“So what is the problem with carbon dioxide? We exhale it all the time?” You have probably heard these phrases over and over again. It’s certainly true that humans and animals exhale CO2 into the atmosphere constantly and plants use carbon dioxide in the photosynthesis process. The problem occurs when other environmental conflicts combine to raise CO2 to dangerously high levels. Carbon dioxide does not dissipate quickly enough to offset its’ rise in our atmosphere. Excessive amounts of CO2 is a component of the “greenhouse gas” effect on the planet.
For reference, prior to the industrial age, carbon dioxide in the atmosphere measured 280 parts per million. At the close of 2012, it measured 391 parts per million; higher than at any time in the last 800,000 years. These staggering statistics are the result of more than simple respiration. Clearly, human activity, beyond breathing, has altered the earth’s delicate balance.
It may surprise you, however, as to what increases CO2 levels in the atmosphere the most. While burning of fossil fuels play a significant role in creating carbon dioxide, it is deforestation that has, by far, the greatest negative impact on these levels. The loss of significant tracts of forests all over the world contribute more than 15% of carbon dioxide to the atmosphere than do all the cars and trucks on every road in the world.
This doesn’t mean that we can continue on the path of fossil fuel use with abandon. The burning of fossil fuels increases the level of carbon dioxide in the ocean. As this happens, an important plant-like organism called phytoplankton decreases. Oceans can’t survive without these plants (sometimes called the grass of the sea) because many species, from whales to jellyfish, feed on it. Phytoplankton also consumes carbon dioxide for photosynthesis, but when too much CO2 is available, phytoplankton grows into what are referred to as “toxic blooms.” When consumed, these blooms are deadly to sea life.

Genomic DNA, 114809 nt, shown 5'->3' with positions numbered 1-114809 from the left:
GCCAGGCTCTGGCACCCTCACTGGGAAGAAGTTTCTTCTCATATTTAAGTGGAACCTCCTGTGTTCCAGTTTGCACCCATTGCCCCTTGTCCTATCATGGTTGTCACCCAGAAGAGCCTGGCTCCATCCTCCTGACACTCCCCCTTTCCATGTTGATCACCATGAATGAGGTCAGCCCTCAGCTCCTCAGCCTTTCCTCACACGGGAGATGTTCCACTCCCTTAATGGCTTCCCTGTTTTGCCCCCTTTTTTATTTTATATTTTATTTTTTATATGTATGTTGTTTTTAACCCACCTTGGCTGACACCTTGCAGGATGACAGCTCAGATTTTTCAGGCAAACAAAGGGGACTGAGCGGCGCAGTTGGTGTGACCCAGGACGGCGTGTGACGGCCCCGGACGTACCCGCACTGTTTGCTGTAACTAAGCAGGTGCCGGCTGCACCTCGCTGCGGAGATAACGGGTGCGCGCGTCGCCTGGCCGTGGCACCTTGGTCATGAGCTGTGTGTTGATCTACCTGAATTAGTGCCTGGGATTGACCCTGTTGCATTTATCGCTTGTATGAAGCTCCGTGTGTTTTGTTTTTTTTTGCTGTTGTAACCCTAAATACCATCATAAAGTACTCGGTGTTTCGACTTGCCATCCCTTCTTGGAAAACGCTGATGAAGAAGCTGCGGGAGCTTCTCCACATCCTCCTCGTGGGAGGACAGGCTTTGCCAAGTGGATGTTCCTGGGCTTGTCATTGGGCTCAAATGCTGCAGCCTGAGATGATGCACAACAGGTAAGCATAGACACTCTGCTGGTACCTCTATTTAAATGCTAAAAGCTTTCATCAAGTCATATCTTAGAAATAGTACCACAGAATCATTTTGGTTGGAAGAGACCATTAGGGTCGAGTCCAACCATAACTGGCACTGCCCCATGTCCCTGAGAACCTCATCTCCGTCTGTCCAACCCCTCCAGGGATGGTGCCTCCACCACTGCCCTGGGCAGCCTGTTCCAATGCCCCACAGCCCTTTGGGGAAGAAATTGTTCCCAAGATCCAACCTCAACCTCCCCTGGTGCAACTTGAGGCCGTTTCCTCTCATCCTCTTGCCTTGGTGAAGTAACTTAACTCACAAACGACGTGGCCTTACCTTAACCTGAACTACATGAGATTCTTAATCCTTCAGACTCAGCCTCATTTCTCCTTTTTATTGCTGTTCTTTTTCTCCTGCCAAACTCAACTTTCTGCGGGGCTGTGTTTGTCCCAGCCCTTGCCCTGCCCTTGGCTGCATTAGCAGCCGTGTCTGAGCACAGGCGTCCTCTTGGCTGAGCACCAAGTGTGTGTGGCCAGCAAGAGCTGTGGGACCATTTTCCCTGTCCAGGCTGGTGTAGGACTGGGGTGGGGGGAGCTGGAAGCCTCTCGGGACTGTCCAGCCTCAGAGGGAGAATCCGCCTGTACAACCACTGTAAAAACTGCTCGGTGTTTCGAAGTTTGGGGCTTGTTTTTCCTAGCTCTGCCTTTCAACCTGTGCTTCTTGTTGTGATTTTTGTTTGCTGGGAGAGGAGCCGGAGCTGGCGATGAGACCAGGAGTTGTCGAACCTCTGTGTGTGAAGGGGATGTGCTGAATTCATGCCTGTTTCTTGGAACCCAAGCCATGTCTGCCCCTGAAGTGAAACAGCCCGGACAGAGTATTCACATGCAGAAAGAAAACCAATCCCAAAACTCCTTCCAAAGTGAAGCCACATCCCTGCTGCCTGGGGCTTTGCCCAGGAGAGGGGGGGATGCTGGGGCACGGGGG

Just as deforestation wipes out biodiversity on land, it also destroys biodiversity in the ocean. This is just a fraction of the many problems brought on by excessive carbon dioxide in the atmosphere.
The question that is rarely asked is how much carbon dioxide can our planet store? It doesn’t go away. It’s known that much of it ultimately settles at the bottom of the ocean. Scientists, however, do not know how much is too much. Under normal conditions, the land and ocean work in harmony to control the level of CO2 in the atmosphere and normally they share an equal amount of the burden. It has been factually documented since the late 1950’s that atmospheric carbon dioxide is increasing yearly.
It should not be any surprise to us that the effects are deleterious to our environment. We often argue about the cause of greenhouse gas and global warming. Maybe, our gaze should shift away from cause to effect. This way, we no longer have to argue what is essentially a moot point, and then come to agreement about answers which need to be found quickly. Some say we have waited too long now and that the damage is irrevocable. Others argue that the planet, if given a chance, can heal itself much as the human body can heal itself. One thing for sure, we can’t breathe easy just yet.